Among those contacting Enlighten Education for help are schools confronting a rise in inappropriate behaviour among their female students, with several reporting that Mondays are spent “cleaning up the carnage” of what happened on the weekend.

Welfare officer Fiona Isles was one such client, seeking a strategy for dealing with bitchy behaviour among female students in her region. “There were concerns from teaching staff about the types of behaviour they were seeing, particularly exclusion [of peers],” says Fiona, former wellbeing officer for the Portland Education Network. “It’s mainly in the playground, but of course that filters back in to the classroom.”

Enlighten Education offered what she wanted: a program that would help the students develop conflict resolution skills, as well as celebrate what it means to be a girl. Over the past three years, 180 Grade 6 girls from the town’s three main primary schools and the shire’s smaller rural schools have come together to take part.

“There was a lot to organise and some schools were less receptive than others about the whole ‘girls’ thing’,” Fiona says. “But to see the girls so receptive and willing to listen and share their thoughts was so brilliant.”

Its success has reinforced her belief in the need for programs that nurture girls and create a bond between them, without the pressure to “show off” for the boys, she says.

Fiona has since devised a program called “Power Girls” for her Grade 3/4 students at Baimbridge College in Hamilton, based on resources gathered while working for the Education Department.

“We ask them to develop their own image of what a Power Girl would be,” she says. “Girls can be passive and worried about hurting someone’s feelings. So we teach them how to be assertive without being aggressive, how to stand up for themselves and have a voice.”

The “F” word

Other educators are taking it one step further and introducing their students to the “F” word.

Teacher Anna Treasure’s “intuition” told her that the female students at Point Cook Secondary College were “starved” of information about feminism.

With the Year 12s away on a special study camp, and “teachers throwing up a whole lot of ideas for workshops they wanted to do”, Anna took the opportunity to trial a women’s studies program with small groups of Year 10/11 girls over three days.

The school’s 2009 student opinion survey had shown a negative self-perception among the Year 11 girls when it came to the differences between themselves and their male peers.

Anna says today’s celebrity-obsessed culture is pronounced at Point Cook, in an isolated corner of Melbourne’s west.

“It’s a new school in a new area — there’s nothing else here — so the playground becomes a kind of theatre, with everyone on show.”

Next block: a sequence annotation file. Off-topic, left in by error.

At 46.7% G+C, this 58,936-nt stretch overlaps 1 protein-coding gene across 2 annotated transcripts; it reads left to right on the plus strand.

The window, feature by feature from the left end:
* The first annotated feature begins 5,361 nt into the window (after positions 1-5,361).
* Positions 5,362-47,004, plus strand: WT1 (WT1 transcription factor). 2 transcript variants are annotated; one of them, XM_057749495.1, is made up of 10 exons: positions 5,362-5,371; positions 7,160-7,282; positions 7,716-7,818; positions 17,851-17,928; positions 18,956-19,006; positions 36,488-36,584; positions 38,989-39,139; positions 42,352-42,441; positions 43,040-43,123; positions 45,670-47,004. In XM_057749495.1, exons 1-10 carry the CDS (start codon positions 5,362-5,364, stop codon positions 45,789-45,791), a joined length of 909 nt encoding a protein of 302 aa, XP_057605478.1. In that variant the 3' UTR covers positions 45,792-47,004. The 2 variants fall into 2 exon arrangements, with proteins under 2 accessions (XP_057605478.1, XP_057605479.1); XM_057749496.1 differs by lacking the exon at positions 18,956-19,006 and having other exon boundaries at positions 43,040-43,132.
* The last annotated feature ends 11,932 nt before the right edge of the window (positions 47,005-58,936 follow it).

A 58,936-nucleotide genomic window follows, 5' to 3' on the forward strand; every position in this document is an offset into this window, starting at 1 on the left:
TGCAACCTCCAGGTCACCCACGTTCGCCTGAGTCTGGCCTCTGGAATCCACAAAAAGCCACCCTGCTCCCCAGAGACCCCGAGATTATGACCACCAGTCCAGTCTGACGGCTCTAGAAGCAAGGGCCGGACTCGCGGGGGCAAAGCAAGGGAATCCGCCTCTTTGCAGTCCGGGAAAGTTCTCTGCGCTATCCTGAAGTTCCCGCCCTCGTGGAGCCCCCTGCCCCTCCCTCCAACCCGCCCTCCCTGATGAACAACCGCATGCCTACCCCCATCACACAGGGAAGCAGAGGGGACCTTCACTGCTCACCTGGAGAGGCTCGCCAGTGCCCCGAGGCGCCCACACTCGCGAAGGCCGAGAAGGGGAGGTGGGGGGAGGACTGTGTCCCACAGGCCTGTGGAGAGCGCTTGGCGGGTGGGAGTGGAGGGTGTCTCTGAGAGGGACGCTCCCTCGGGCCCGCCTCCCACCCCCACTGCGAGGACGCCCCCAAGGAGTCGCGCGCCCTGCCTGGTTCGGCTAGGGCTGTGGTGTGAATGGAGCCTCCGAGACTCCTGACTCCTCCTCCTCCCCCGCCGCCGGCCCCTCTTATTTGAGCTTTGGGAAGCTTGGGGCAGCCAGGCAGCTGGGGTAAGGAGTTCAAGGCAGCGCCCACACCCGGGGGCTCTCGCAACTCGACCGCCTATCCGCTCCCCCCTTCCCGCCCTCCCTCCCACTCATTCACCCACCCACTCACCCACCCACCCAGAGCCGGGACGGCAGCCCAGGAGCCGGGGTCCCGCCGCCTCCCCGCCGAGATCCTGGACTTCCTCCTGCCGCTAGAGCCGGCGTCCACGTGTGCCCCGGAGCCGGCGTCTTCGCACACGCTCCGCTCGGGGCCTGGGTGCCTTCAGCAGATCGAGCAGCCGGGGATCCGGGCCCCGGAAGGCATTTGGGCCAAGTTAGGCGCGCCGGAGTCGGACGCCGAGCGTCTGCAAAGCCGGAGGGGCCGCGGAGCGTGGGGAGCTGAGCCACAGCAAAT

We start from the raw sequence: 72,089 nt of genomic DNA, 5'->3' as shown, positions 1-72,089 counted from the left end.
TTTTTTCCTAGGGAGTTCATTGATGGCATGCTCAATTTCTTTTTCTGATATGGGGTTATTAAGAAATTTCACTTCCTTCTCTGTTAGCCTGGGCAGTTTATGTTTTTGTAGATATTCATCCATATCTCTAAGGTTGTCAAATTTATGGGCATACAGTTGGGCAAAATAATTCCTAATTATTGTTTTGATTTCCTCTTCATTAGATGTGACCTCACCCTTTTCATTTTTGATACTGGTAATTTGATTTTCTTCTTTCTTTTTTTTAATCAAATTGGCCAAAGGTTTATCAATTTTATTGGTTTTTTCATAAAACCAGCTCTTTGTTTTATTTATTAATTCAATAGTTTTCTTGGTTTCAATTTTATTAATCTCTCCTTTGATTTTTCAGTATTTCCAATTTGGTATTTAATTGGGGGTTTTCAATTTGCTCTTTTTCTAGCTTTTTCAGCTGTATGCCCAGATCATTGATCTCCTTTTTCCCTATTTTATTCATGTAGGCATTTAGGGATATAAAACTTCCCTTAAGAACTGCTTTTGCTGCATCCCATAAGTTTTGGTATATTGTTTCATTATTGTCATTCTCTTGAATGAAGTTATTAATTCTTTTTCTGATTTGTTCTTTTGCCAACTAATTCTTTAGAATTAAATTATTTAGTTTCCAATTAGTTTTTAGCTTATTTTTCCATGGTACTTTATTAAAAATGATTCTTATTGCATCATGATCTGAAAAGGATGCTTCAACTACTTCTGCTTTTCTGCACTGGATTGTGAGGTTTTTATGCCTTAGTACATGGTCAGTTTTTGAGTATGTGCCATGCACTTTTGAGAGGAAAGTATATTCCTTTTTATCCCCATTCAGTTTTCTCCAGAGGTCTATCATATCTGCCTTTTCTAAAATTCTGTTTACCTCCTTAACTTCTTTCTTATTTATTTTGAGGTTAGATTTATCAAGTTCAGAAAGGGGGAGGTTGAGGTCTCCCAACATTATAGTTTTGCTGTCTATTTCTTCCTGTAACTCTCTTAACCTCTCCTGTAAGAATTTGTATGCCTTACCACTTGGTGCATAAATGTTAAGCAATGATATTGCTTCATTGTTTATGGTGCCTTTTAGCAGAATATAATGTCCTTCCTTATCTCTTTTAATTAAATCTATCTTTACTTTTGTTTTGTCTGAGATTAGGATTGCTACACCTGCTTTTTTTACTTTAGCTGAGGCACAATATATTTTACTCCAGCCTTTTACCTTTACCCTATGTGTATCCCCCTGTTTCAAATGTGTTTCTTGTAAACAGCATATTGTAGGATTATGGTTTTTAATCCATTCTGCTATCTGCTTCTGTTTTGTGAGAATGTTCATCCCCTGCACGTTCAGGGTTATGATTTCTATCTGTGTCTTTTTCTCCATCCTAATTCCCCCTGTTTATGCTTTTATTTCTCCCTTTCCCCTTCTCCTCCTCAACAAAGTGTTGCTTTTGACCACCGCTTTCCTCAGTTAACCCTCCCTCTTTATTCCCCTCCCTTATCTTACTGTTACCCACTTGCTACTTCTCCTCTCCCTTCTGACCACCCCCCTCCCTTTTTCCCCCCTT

While students study health and sexuality — and sometimes look at texts from a feminist perspective as part of English lessons — there is no dedicated gender studies program at the school.

In fact, South Australia is now the only state that offers Women’s Studies among its Year 12 elective subjects.

Anna drew on various resources to create her program but “pre-empted all of this (by saying) how much I love men,” she says. “I have five brothers, and male colleagues and a partner who are all great.”

She used psychologist Martin Seligman’s three primary conditions for happiness — feeling that you can “be yourself”; fulfilling work; and a strong relationship with a significant other — as a starting point to look at why each of these prerequisites was compromised for women of previous generations.

She also used material from the Miss G project, a Canadian gender studies organisation, to create a multiple-choice quiz and a timeline exercise. “When they had to work out which events happened a long time ago and what happened more recently, they flipped out!” Anna says. “They couldn’t believe that homosexuality was still considered a disease until the 1990s, or that pay disparity still exists.”

Her final activity was to present the girls with two images, one of a woman in a full-length burqha and one of women in a beauty pageant, and ask them to discuss “who was more free”.

She says the girls developed a whole new sense of history and their place in it. “So when they arc up about doing their work, it’s now in the context of women’s struggle for equal education!”

Where to for feminism?

Author Monica Dux isn’t worried that your average teenage girl is still wary of describing herself as a feminist.

How to give young women a new way of using the term was the central motive for her latest book, The Great Feminist Denial, co-authored with Zora Simic.

“I don’t think a 17-year-old girl needs to be calling herself a feminist,” says Dux. “If you educate 14–17 year old girls that ‘This is feminism’, it’s like leading a horse to water. Many of the challenges that will sharpen their sense of gender injustice still lie ahead.”

She believes that feminism has in many ways been the victim of its own success. “It’s easy to see how the marrying of the sexual revolution and increasing body obsession has diluted empower- ment messages and created this fallout of ‘raunch culture’.”